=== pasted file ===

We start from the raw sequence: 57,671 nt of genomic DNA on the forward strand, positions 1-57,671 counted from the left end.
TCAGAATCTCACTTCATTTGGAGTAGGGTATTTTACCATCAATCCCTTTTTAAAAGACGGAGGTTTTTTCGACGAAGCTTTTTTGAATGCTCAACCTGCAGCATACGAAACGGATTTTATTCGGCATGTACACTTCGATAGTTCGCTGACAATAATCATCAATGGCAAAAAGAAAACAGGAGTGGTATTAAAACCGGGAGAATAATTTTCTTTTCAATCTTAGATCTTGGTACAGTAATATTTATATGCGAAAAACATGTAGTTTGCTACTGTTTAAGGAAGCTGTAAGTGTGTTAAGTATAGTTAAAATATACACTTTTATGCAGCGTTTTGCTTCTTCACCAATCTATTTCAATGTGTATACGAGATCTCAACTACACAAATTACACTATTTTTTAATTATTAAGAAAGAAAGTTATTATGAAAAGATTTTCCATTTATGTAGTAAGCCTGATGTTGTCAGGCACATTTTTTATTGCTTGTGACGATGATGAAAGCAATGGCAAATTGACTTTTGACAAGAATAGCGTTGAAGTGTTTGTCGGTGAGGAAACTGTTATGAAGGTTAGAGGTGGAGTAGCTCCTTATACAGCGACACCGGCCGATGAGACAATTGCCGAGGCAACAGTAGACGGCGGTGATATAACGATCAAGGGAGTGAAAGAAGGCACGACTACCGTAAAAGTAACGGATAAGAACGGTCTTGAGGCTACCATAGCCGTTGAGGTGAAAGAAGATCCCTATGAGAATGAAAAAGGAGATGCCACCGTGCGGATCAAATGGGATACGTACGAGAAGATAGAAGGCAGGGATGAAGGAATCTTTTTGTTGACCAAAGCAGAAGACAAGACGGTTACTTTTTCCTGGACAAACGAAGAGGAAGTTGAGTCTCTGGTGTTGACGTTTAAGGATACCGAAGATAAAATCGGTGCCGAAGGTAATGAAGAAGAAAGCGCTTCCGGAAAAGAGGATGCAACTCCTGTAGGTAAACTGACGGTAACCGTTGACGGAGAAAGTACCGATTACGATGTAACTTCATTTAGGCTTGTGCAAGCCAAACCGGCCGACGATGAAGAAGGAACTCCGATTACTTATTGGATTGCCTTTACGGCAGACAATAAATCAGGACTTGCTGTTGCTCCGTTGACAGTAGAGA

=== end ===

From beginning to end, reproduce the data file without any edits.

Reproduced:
We start from the raw sequence: 57,671 nt of genomic DNA on the forward strand, positions 1-57,671 counted from the left end.
TCAGAATCTCACTTCATTTGGAGTAGGGTATTTTACCATCAATCCCTTTTTAAAAGACGGAGGTTTTTTCGACGAAGCTTTTTTGAATGCTCAACCTGCAGCATACGAAACGGATTTTATTCGGCATGTACACTTCGATAGTTCGCTGACAATAATCATCAATGGCAAAAAGAAAACAGGAGTGGTATTAAAACCGGGAGAATAATTTTCTTTTCAATCTTAGATCTTGGTACAGTAATATTTATATGCGAAAAACATGTAGTTTGCTACTGTTTAAGGAAGCTGTAAGTGTGTTAAGTATAGTTAAAATATACACTTTTATGCAGCGTTTTGCTTCTTCACCAATCTATTTCAATGTGTATACGAGATCTCAACTACACAAATTACACTATTTTTTAATTATTAAGAAAGAAAGTTATTATGAAAAGATTTTCCATTTATGTAGTAAGCCTGATGTTGTCAGGCACATTTTTTATTGCTTGTGACGATGATGAAAGCAATGGCAAATTGACTTTTGACAAGAATAGCGTTGAAGTGTTTGTCGGTGAGGAAACTGTTATGAAGGTTAGAGGTGGAGTAGCTCCTTATACAGCGACACCGGCCGATGAGACAATTGCCGAGGCAACAGTAGACGGCGGTGATATAACGATCAAGGGAGTGAAAGAAGGCACGACTACCGTAAAAGTAACGGATAAGAACGGTCTTGAGGCTACCATAGCCGTTGAGGTGAAAGAAGATCCCTATGAGAATGAAAAAGGAGATGCCACCGTGCGGATCAAATGGGATACGTACGAGAAGATAGAAGGCAGGGATGAAGGAATCTTTTTGTTGACCAAAGCAGAAGACAAGACGGTTACTTTTTCCTGGACAAACGAAGAGGAAGTTGAGTCTCTGGTGTTGACGTTTAAGGATACCGAAGATAAAATCGGTGCCGAAGGTAATGAAGAAGAAAGCGCTTCCGGAAAAGAGGATGCAACTCCTGTAGGTAAACTGACGGTAACCGTTGACGGAGAAAGTACCGATTACGATGTAACTTCATTTAGGCTTGTGCAAGCCAAACCGGCCGACGATGAAGAAGGAACTCCGATTACTTATTGGATTGCCTTTACGGCAGACAATAAATCAGGACTTGCTGTTGCTCCGTTGACAGTAGAGA